You are also not supposed to drop the slide on an empty chamber on many SA guns, so the slide relese is shunned. You can lower the slide under control with the off hand.

    Most competition shootes use the button now-days, from what I've seen.
    Just to clarify, we're not talking about starting with the slide in battery, but rather starting from slide lock.

    At least starting with Ray Chapman (who basically invented the modern speed reload), 1911 guys have usually hit the slide release rather than racking. The 1911 slide release is perfectly positioned and easy to operate when used correctly. When I shot competition, I always used my weak thumb to hit the release. After the mag is inserted, the weak thumb just depresses the release as it moves into the correct shooting position. It is very fast, and at one point I was doing speed reloads under 1.2 seconds from slide lock without even trying hard (using an exposed mag pouch, of course).

    It was only when pistols like the Glock, with its small slide release, became popular did racking really come into favor.

    I don't really buy the whole "gross motor skill" argument for slide racking, though. The mag release is usually smaller than the slide release, so if you can find that button to eject the mag, you can also find the slide release and depress it.
    Employed by Galco Gunleather - www.galcogunleather.com / Veteran OEF VIII

    Donate to the Christian and Stephanie Nielson Recovery fund: http://www.nierecovery.com/.

    All opinions, particularly those involving politics and Glocks, are mine and not Galco's.

  14. #14
    hideit's Avatar
    hideit is offline Senior Member
    Join Date
    Oct 2007
    Location
    west chester ohio
    Posts
    1,498
    xd45 would be my vote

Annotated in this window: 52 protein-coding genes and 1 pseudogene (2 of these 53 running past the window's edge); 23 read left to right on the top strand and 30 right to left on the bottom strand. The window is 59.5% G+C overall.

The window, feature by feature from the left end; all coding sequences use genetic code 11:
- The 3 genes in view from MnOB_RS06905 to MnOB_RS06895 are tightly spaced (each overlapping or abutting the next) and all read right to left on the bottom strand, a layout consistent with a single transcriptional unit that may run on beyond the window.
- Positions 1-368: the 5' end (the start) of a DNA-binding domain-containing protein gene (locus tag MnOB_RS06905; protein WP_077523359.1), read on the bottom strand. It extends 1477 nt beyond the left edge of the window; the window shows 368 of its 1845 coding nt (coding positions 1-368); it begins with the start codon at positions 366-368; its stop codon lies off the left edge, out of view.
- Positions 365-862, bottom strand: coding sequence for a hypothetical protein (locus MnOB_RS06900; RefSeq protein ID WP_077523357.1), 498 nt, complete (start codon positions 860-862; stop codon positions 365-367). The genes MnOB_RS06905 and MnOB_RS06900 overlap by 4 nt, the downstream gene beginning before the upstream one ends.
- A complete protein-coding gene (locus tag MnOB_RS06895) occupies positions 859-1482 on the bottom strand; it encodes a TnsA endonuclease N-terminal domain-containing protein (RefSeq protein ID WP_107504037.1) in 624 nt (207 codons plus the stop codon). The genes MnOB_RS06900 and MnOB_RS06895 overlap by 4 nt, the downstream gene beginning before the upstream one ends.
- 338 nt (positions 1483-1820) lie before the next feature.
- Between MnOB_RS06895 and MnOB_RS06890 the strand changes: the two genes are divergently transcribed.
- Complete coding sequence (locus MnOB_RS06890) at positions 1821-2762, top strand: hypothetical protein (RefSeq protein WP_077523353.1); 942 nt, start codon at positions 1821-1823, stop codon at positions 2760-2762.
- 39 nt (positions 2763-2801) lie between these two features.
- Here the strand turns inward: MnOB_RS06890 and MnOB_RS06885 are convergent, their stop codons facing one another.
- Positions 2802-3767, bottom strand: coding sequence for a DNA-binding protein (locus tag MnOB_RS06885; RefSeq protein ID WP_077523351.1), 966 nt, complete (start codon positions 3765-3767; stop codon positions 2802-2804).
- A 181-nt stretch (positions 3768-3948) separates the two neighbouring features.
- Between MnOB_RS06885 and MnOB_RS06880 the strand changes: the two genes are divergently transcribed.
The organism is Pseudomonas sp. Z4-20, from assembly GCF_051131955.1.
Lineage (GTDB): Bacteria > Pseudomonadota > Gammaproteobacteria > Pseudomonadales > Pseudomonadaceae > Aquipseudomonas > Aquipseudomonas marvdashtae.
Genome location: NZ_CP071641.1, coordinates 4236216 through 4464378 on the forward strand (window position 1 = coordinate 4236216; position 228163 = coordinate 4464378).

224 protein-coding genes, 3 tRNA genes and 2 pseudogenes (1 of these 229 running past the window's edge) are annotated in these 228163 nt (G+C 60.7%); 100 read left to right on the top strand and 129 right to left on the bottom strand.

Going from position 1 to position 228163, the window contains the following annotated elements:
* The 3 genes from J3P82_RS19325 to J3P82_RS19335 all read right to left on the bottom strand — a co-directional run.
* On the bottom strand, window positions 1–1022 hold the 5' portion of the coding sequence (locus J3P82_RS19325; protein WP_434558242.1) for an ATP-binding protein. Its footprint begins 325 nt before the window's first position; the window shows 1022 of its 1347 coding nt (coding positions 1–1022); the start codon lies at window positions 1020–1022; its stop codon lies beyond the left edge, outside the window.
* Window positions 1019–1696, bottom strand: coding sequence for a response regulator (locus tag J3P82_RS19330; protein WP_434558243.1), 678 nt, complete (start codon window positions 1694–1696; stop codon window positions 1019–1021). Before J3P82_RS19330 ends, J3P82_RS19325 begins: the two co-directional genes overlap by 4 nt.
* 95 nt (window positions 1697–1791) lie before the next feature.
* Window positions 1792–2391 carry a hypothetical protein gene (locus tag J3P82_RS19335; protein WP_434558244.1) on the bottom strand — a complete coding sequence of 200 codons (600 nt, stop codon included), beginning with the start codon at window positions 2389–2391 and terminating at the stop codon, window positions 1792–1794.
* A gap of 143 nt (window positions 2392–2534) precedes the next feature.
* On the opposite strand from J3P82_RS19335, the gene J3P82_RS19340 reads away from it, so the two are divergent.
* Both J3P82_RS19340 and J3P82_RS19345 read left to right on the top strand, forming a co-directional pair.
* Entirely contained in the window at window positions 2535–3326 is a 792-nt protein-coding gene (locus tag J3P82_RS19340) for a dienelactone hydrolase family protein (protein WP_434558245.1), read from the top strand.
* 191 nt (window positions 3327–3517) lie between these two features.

15. #15
    Tscott's Avatar
    Tscott is offline Junior Member
    Join Date
    Apr 2007
    Posts
    58
    Alot of good info here, but i still stand by my statement that if is on the gun it should function. It may be better to rack the slide, but if this is to be a self defense weapon (at least some of the time) then I need to able to operate it with one hand. I have seen folks rack the slide on various objects and parts of their anatomy, but this method seems a little cumbersome as oposed to just popping in the magazine and hitting the release with your thumb.

    JMHO

    Tom

  16. #16
    Mike Barham's Avatar
    Mike Barham is offline Senior Member
    Join Date
    Mar 2006
    Location
    Arizona, baby!
    Posts
    5,081
    Quote Originally Posted by Tscott View Post
    I have seen folks rack the slide on various objects and parts of their anatomy, but this method seems a little cumbersome as oposed to just popping in the magazine and hitting the release with your thumb.
    Keep in mind, though, that your scenario postulates only having one hand available to run the gun. If you have to reload with only one hand - a slow and cumbersome process that is more than just "popping in" a mag - you're already pretty far behind the curve. Using a one-hand slide rack at that point doesn't seem like much of an imposition.
    Employed by Galco Gunleather - www.galcogunleather.com / Veteran OEF VIII

    Donate to the Christian and Stephanie Nielson Recovery fund: http://www.nierecovery.com/.

    All opinions, particularly those involving politics and Glocks, are mine and not Galco's.

Links

Posting Permissions

  • You may not post new threads
  • You may not post replies
  • You may not post attachments
  • You may not edit your posts
  •  

Search tags for this page

9mm xd slide release works hard

,

m&p 45m&p

Click on a term to search for related topics.

» Springfield Armory

» HGF Sponsors

Powered by vBadvanced CMPS v4.2.1